What Research Tells Us: Green Schools and Student Achievement

What Research Tells Us: Green Schools and Student Achievement

Glen I. Earthman (Virginia Polytechnic Institute and State University, Blacksburg, VA, USA)
Copyright: © 2016 |Pages: 15
DOI: 10.4018/IJTEM.2016010102
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With the advent of Green Schools in the educational establishment, the theory was advanced that these schools would have a great deal of influence upon student and teacher performance. However, there has been little research conducted using certified Green School because of the paucity of such schools. The National Research Council of the National Academies of Science enlisted a group of scholars to investigate the possible relationship between Green Schools and student achievement. The committee had difficulty finding any research available that addressed the topic. The findings from existing research have produced mixed results. At the same time, research efforts on the relationship between Green Schools and student and teacher performance have slowed and different variables have been employed to try to find out the possible influence upon the users of the Green School. This recent development is encouraged by the US Green Buildings Council, which is developing a new research agenda.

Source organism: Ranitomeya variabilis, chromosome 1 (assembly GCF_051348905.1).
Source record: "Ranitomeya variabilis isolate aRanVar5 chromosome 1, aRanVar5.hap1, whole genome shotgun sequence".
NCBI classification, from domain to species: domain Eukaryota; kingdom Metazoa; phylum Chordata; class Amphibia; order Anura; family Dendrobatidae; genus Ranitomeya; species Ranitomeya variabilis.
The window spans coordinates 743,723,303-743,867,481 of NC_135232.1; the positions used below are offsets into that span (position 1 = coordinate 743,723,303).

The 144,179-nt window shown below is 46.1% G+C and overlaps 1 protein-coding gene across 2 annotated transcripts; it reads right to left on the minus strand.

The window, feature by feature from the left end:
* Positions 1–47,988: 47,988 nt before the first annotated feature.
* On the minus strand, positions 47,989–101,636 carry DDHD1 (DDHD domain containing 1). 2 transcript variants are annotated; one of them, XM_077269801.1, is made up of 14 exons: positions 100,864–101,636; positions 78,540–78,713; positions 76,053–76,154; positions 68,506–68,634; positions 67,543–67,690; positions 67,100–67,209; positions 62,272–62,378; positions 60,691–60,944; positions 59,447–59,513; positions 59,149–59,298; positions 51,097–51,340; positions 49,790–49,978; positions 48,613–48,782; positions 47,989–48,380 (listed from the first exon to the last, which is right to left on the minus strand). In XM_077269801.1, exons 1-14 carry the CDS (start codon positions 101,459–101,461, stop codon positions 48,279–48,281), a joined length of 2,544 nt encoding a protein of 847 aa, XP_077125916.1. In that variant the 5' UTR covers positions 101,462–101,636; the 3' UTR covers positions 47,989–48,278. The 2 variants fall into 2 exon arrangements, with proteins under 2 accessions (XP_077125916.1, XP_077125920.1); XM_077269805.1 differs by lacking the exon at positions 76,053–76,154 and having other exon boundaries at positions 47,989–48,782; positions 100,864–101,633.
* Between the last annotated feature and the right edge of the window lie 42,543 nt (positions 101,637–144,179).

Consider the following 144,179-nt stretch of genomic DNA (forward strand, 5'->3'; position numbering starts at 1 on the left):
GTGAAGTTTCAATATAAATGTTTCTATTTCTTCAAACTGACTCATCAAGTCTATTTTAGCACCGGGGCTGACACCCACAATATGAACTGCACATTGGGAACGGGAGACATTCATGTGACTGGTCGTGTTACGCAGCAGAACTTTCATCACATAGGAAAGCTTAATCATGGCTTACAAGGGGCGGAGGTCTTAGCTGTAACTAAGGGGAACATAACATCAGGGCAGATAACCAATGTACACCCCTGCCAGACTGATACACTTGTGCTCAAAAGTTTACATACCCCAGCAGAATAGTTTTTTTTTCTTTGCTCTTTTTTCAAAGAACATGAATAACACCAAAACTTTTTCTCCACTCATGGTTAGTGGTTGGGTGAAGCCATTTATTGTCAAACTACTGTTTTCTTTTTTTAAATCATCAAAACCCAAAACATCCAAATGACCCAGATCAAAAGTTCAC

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Research Strands

There seems to be several large strands of research associated with Green or Highly Sustainable School buildings. These strands of research deal with the influence Green Schools have upon user performance, health, cognitive development, attitudes, the cost effectiveness of green components, and how the educational component is implemented. A very large corpus of research studies exist dealing with the efficiency and economy of Green Schools. This first body of research deals with the cost of a sustainable building and the resulting payback that the building produces. Research findings have well documented that Green Schools sufficiently pay for their greenness through the systems incorporated in the school buildings and that the payback for incorporating sustainability material into the buildings is relatively short. This is welcomed news for school systems that have an already strained operating budget. This corpus of research studies, however, is beyond the scope of this discussion.

Of equal importance about Green Schools is the fact that the buildings possess an exciting, influential, and educationally sound environment that supports the learner. It is to the latter feature of a Green School that this article is addressed. The possible relationship between a Green School building and student performance is a very important concept that has been investigated and which needs more research effort. This strand or line of research could be described as the studies completed by researchers trying to investigate the relationship between Green Schools and student and teacher performance. The third strand or line of research is represented by those researchers who are investigating the educational efforts of teachers in meeting the criterion of making the school building a teaching tool. The fourth strand of research seems to be those efforts to investigate the possible influence Green Schools have upon the health, cognitive development, and attitudes of students and users of the school building.

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